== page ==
Rolex Experimental Deep Sea Special N°1 – Out of the deep blue

Text: Press
Photo: Christie’s

This watch is The first and only Rolex Deep Sea Special that made the first dive attached to Auguste Piccard’s bathyscaphe Trieste in 1953. On this watch that made history, the case, the original movement and the bracelet are in perfect working condition

This is the N°1 – A watch that made history on 30 September 1953, and will make it once again on 8 November 2021. Developed as a prototype for perfecting the Rolex diving watch concept, this Rolex Deep Sea Special N°1 was attached to the hull of Auguste Piccard’s bathyscaphe Trieste for the inaugural deep-sea trial to a depth of 3,150 meters in the Mediterranean on 30 September 1953.

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This watch then served as the proving ground for the Rolex Deep Sea Special N°3 that would reach 10,908 meters in the Mariana Trench with the Trieste on 23 January 1960 and is today on display at the Smithsonian Institution in Washington DC. The Christie’s Rare Watches Auction on 8 November 2021 at the Hotel Four Seasons Les Bergues in Geneva promises to be a landmark event. Among the treasures to come up for sale, an extraordinary and rare timepiece, not just a witness but a participant in an event that to this day epitomizes the human spirit of adventure – and the commitment to the Excellent and the Exceptional that Rolex has always stood for. The Rolex Experimental Deep Sea Special N°1 entrusted to Christie’s only strengthens the enduring fascination of a watch brand that, always true to its purpose, not only defines time but transcends it.

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Not one of the watches that could, but the only one that did.

“For a holy grail watch such as  this prototype Deep Sea Special Number 1 to become available is a dream come true in so many ways and for so many watch lovers, Rolex fans and connoisseurs around the world. This watch is the ultimate incarnation of the Oyster case design which from then on defined the Rolex watches and the brand,” says Rémi Guillemin, Head of Watches, Christie’s Geneva.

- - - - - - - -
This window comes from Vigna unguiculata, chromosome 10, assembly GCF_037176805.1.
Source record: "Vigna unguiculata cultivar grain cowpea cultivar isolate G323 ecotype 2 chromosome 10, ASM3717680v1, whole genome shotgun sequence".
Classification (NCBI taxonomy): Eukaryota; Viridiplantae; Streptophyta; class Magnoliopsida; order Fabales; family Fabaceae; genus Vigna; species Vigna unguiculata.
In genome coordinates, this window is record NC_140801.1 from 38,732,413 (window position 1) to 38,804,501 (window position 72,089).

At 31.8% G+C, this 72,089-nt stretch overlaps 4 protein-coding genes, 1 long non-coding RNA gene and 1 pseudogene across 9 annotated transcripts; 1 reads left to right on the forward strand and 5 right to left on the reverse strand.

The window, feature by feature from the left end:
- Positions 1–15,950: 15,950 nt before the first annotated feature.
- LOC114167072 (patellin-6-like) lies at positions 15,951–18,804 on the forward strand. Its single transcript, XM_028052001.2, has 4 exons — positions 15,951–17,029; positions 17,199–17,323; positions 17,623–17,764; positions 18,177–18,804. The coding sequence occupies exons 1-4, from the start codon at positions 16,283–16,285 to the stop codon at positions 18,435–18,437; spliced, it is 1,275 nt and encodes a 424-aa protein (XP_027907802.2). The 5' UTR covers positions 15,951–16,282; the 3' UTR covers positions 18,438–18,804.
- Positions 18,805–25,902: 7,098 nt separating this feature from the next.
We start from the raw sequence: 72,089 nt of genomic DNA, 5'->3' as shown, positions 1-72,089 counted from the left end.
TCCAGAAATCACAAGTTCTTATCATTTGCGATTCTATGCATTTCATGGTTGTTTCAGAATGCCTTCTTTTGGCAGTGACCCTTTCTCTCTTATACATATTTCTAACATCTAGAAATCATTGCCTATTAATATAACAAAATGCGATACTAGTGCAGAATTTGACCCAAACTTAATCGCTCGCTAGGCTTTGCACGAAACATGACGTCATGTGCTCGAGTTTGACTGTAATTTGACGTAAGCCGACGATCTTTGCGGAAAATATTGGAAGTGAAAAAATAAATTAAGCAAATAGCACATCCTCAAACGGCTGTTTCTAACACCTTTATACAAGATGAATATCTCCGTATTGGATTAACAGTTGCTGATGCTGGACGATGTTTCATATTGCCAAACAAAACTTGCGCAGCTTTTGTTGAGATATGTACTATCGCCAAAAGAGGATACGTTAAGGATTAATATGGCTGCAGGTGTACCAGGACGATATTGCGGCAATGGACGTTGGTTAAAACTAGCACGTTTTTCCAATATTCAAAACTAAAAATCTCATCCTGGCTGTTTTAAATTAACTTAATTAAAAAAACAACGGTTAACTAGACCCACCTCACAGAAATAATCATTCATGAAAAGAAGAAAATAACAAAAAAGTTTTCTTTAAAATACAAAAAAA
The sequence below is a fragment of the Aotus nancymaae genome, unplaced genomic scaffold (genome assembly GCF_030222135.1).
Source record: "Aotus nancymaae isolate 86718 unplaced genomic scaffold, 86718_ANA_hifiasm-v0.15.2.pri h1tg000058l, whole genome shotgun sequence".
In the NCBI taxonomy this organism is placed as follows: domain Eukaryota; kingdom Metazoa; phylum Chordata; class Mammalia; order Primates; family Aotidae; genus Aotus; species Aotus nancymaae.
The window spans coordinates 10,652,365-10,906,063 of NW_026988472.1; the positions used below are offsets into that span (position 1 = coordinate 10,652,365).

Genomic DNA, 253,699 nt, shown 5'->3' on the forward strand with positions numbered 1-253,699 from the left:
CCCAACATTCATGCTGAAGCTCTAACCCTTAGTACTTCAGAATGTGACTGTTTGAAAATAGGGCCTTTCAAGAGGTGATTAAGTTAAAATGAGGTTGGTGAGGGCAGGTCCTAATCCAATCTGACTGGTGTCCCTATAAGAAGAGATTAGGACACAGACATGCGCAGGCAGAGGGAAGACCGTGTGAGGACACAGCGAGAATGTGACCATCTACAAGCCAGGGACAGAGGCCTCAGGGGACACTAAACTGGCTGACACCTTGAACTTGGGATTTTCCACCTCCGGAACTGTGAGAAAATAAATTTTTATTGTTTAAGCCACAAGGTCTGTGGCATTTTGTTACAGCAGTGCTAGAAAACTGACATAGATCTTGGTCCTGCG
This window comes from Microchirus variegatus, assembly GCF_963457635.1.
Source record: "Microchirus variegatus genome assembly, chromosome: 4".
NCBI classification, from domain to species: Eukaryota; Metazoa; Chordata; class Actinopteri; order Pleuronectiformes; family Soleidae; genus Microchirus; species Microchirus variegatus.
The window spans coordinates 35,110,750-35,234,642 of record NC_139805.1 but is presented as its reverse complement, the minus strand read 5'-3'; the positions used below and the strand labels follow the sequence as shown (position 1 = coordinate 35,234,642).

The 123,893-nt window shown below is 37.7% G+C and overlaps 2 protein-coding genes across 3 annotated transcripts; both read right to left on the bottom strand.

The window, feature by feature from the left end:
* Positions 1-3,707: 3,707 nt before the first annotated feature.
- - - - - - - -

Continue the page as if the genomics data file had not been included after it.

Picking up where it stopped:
The rarest among the rare Rolexes

It is said seven prototypes were built between 1953 and 1960. This much is absolutely certain, only three have so far been identified: the Deep Sea Special N°1 with a ‘low glass’ (made from Plexiglas) that accompanied Trieste on its first deep-sea trial down to 3,150 meters (10,245 feet) off the island of Ponza in 1953; the Deep Sea Special N°3 with a ‘high glass’ (a taller and thicker crystal, also of Plexiglas, one of the invaluable learnings from N°1) that made the trip down to the bottom of the Mariana Trench (10,916 meters, 35,814 feet) in 1960 and is today out of reach but on display, together with the Trieste, at the Smithsonian Institute in Washington DC; and Deep Sea Special N°5, also a ‘high glass’ version, which presumably served as a proving ground for further extreme testing in the period leading up to 1960, and was offered at auction by Christie’s in 2000.

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In the early to mid-1960s, to celebrate the dive down to the world’s deepest place and after the unexpected worldwide success and enthusiasm that this event generated, Rolex produced about three dozen display models to share their exploit and know-how with the public. In 2009, Number 31 of this commercial/promotional series was sold by Christie’s.

Pushing the boundaries

When Rolex conquered the world’s highest peak on the wrist of Sir Edmund Hillary on May 23rd, 1953, production of a watch to conquer the ocean’s depths had just got underway: The Rolex Oyster Perpetual Submariner, which would be officially introduced to the public at the Basel Watch Fair in 1954.

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Jacques Piccard checks the Rolex Experimental Deep Sea Special N°1 attached to the Trieste’s hull for the deep-sea trial to a depth of 3,150 meters in September 1953 in the Mediterranean

At the time, Swiss physicist-inventor-explorer Auguste Piccard, already famous for his balloon flights in the stratosphere, was already deep in thought and action in that direction, too. Using the physical principles of his stratospheric balloon, particularly with regard to pressurization, Auguste and his son Jacques developed a submarine for an unprecedented gambit: a ‘reverse Everest’ to reach the deepest trough at the bottom of the ocean.

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The whole world watched when the strange-looking bathyscaphe Trieste – from the Greek for ‘deep’ (bathos) and ‘ship’ (scaphos), and the Italian for the shipbuilding city and economic region by the Adriatic Sea which provided the financing – was launched in 1953 on the 16th of August. That included Hans Wilsdorf, Rolex’s founder and fountain of creativity.

What better way to perfect a diving watch than to work with the team getting ready to go to the bottom of the sea? The rest is history – a new chapter of which will commence this year on November 8th.